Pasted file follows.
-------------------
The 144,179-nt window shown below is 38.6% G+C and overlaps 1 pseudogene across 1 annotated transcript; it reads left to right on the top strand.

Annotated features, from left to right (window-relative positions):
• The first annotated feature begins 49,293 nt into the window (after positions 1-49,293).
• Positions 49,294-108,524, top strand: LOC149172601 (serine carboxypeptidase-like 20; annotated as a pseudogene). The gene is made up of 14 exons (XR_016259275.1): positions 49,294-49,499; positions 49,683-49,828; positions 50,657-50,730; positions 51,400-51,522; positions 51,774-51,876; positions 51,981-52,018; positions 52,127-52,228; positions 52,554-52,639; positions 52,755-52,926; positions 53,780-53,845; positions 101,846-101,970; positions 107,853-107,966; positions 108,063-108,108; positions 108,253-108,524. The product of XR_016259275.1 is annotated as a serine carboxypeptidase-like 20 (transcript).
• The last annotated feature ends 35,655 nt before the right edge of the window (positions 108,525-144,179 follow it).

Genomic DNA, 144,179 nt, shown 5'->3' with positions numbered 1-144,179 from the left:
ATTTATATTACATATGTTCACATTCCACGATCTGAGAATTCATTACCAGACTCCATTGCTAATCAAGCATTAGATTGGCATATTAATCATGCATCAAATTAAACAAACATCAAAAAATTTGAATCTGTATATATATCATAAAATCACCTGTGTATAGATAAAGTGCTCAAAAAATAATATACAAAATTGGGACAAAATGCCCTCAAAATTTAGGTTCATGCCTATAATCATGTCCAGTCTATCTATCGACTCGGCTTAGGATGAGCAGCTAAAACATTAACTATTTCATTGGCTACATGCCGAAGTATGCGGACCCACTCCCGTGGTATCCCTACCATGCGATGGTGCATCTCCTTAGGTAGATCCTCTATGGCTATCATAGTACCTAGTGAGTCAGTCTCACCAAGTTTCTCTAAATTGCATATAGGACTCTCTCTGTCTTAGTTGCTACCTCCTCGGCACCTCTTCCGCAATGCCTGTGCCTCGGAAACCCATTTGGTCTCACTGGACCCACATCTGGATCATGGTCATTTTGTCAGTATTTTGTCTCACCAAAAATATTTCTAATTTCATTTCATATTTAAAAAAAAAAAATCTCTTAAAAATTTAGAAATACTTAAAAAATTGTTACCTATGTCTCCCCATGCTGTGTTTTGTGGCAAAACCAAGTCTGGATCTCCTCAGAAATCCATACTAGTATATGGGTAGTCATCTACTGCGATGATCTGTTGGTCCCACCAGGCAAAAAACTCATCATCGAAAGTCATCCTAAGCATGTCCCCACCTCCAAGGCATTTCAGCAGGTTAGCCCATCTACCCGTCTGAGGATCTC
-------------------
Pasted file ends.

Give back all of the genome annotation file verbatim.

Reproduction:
The 144,179-nt window shown below is 38.6% G+C and overlaps 1 pseudogene across 1 annotated transcript; it reads left to right on the top strand.

Annotated features, from left to right (window-relative positions):
• The first annotated feature begins 49,293 nt into the window (after positions 1-49,293).
• Positions 49,294-108,524, top strand: LOC149172601 (serine carboxypeptidase-like 20; annotated as a pseudogene). The gene is made up of 14 exons (XR_016259275.1): positions 49,294-49,499; positions 49,683-49,828; positions 50,657-50,730; positions 51,400-51,522; positions 51,774-51,876; positions 51,981-52,018; positions 52,127-52,228; positions 52,554-52,639; positions 52,755-52,926; positions 53,780-53,845; positions 101,846-101,970; positions 107,853-107,966; positions 108,063-108,108; positions 108,253-108,524. The product of XR_016259275.1 is annotated as a serine carboxypeptidase-like 20 (transcript).
• The last annotated feature ends 35,655 nt before the right edge of the window (positions 108,525-144,179 follow it).

Genomic DNA, 144,179 nt, shown 5'->3' with positions numbered 1-144,179 from the left:
ATTTATATTACATATGTTCACATTCCACGATCTGAGAATTCATTACCAGACTCCATTGCTAATCAAGCATTAGATTGGCATATTAATCATGCATCAAATTAAACAAACATCAAAAAATTTGAATCTGTATATATATCATAAAATCACCTGTGTATAGATAAAGTGCTCAAAAAATAATATACAAAATTGGGACAAAATGCCCTCAAAATTTAGGTTCATGCCTATAATCATGTCCAGTCTATCTATCGACTCGGCTTAGGATGAGCAGCTAAAACATTAACTATTTCATTGGCTACATGCCGAAGTATGCGGACCCACTCCCGTGGTATCCCTACCATGCGATGGTGCATCTCCTTAGGTAGATCCTCTATGGCTATCATAGTACCTAGTGAGTCAGTCTCACCAAGTTTCTCTAAATTGCATATAGGACTCTCTCTGTCTTAGTTGCTACCTCCTCGGCACCTCTTCCGCAATGCCTGTGCCTCGGAAACCCATTTGGTCTCACTGGACCCACATCTGGATCATGGTCATTTTGTCAGTATTTTGTCTCACCAAAAATATTTCTAATTTCATTTCATATTTAAAAAAAAAAAATCTCTTAAAAATTTAGAAATACTTAAAAAATTGTTACCTATGTCTCCCCATGCTGTGTTTTGTGGCAAAACCAAGTCTGGATCTCCTCAGAAATCCATACTAGTATATGGGTAGTCATCTACTGCGATGATCTGTTGGTCCCACCAGGCAAAAAACTCATCATCGAAAGTCATCCTAAGCATGTCCCCACCTCCAAGGCATTTCAGCAGGTTAGCCCATCTACCCGTCTGAGGATCTC